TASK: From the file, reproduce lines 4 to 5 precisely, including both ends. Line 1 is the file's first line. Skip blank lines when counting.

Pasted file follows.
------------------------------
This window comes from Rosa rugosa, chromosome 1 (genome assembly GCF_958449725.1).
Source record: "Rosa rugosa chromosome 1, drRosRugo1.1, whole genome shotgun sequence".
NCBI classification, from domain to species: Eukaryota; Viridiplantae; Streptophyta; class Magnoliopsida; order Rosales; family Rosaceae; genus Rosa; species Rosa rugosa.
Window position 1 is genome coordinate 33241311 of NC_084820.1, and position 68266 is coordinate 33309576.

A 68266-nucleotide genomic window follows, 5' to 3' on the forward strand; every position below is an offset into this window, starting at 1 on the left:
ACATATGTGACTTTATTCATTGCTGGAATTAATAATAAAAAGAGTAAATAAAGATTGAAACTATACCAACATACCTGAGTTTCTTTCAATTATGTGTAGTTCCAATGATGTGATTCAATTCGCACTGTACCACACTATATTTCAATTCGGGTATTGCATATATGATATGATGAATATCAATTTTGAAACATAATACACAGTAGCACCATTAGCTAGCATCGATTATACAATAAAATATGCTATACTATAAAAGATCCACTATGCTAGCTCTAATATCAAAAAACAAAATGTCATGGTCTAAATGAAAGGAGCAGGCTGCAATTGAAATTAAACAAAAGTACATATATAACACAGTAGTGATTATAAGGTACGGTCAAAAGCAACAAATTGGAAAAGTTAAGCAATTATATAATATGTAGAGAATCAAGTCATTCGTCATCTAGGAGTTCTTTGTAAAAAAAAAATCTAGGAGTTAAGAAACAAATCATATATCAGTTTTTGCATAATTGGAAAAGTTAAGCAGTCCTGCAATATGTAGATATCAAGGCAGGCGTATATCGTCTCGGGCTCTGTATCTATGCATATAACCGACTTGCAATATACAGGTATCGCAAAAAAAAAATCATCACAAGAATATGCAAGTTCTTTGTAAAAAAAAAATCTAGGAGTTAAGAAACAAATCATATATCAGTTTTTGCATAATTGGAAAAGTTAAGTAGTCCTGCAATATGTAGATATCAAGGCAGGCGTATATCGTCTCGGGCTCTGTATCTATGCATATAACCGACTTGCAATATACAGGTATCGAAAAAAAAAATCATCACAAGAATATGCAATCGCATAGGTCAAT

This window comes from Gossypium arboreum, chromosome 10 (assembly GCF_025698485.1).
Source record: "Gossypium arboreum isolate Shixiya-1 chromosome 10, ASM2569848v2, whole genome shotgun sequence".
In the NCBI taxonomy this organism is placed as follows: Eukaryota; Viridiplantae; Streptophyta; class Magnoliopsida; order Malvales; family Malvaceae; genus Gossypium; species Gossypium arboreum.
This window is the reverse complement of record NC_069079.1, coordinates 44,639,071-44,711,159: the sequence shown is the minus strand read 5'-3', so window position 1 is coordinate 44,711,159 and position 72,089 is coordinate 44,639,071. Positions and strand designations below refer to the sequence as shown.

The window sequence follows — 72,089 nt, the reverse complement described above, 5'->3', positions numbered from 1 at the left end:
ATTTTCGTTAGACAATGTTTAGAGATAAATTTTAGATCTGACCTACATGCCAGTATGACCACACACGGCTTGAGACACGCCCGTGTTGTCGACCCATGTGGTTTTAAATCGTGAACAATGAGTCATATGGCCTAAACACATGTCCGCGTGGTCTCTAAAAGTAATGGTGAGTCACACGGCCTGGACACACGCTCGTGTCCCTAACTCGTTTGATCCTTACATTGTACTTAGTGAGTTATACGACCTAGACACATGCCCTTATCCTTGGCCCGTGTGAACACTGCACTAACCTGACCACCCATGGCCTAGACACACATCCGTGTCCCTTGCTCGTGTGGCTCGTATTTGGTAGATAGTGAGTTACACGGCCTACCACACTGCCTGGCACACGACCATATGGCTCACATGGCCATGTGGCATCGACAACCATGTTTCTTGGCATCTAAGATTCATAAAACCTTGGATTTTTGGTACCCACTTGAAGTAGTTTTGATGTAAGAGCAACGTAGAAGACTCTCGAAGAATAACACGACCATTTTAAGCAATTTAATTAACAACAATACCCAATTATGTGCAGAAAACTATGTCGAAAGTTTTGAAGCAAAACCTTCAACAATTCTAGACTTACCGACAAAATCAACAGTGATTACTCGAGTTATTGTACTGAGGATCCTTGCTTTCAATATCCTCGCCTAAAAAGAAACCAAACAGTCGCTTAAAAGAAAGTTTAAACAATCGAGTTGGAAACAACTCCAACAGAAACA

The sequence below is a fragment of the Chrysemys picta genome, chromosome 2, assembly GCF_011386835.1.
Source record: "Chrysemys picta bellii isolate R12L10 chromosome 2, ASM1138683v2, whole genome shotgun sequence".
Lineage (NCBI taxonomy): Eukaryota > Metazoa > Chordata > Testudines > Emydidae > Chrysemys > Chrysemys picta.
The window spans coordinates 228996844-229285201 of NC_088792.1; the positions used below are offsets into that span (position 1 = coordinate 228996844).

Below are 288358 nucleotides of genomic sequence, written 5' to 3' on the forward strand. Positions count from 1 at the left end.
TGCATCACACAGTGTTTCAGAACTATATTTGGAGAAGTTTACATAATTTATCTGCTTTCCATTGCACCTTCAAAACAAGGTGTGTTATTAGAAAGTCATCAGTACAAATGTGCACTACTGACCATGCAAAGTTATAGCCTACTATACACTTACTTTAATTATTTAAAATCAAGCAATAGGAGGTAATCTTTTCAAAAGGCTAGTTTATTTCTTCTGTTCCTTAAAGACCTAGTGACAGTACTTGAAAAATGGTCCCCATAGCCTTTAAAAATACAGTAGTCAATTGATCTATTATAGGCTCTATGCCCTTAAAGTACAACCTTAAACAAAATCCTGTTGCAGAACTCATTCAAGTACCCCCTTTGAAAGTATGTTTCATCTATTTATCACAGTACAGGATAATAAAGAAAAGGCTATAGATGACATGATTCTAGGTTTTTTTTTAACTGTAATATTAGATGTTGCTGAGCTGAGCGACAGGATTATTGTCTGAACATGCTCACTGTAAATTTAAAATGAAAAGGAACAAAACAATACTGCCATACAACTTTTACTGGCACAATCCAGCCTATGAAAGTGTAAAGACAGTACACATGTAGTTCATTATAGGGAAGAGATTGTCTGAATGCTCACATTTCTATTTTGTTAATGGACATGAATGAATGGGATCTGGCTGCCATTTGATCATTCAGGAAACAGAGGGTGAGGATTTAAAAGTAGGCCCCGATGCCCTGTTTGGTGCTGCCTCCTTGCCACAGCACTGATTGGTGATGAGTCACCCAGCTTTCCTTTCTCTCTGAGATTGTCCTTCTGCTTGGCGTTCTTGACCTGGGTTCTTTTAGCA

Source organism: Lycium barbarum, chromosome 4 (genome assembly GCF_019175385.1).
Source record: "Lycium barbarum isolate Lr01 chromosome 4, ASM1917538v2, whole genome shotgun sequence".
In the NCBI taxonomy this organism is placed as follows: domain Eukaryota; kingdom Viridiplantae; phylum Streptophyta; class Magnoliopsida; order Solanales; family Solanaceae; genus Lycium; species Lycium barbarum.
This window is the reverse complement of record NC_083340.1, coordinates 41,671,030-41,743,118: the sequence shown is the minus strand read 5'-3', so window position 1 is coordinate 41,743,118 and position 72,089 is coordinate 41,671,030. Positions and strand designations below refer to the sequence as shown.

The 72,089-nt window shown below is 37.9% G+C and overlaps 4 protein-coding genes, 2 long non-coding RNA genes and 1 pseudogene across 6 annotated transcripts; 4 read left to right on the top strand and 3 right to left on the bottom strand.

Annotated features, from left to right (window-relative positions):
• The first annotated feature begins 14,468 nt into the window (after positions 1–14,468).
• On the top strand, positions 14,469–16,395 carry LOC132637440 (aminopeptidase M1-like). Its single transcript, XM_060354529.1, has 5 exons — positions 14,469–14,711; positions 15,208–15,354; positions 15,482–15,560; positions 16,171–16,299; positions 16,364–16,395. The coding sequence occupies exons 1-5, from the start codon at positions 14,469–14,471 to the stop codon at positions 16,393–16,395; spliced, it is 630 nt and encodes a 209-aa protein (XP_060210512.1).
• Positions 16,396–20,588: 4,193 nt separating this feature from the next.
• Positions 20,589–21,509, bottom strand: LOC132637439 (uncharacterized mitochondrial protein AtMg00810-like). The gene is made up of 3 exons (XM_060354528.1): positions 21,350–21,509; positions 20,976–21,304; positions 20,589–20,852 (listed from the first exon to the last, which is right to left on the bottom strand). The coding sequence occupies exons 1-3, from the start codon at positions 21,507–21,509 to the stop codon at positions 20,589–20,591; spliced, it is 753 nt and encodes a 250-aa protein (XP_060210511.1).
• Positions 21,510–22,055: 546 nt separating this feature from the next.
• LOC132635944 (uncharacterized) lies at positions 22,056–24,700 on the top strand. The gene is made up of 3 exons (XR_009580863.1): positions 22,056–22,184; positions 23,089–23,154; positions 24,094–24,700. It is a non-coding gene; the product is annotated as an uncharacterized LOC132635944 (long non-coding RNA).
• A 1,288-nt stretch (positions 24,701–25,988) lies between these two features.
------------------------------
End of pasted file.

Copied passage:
Window position 1 is genome coordinate 33241311 of NC_084820.1, and position 68266 is coordinate 33309576.

A 68266-nucleotide genomic window follows, 5' to 3' on the forward strand; every position below is an offset into this window, starting at 1 on the left: